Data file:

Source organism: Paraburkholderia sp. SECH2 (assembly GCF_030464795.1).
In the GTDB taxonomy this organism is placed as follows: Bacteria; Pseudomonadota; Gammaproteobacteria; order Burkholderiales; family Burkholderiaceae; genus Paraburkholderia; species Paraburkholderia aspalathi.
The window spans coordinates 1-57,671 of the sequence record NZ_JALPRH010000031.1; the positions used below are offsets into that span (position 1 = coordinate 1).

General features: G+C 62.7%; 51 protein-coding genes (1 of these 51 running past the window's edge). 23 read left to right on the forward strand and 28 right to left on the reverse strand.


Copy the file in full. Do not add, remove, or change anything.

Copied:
Source organism: Paraburkholderia sp. SECH2 (assembly GCF_030464795.1).
In the GTDB taxonomy this organism is placed as follows: Bacteria; Pseudomonadota; Gammaproteobacteria; order Burkholderiales; family Burkholderiaceae; genus Paraburkholderia; species Paraburkholderia aspalathi.
The window spans coordinates 1-57,671 of the sequence record NZ_JALPRH010000031.1; the positions used below are offsets into that span (position 1 = coordinate 1).

General features: G+C 62.7%; 51 protein-coding genes (1 of these 51 running past the window's edge). 23 read left to right on the forward strand and 28 right to left on the reverse strand.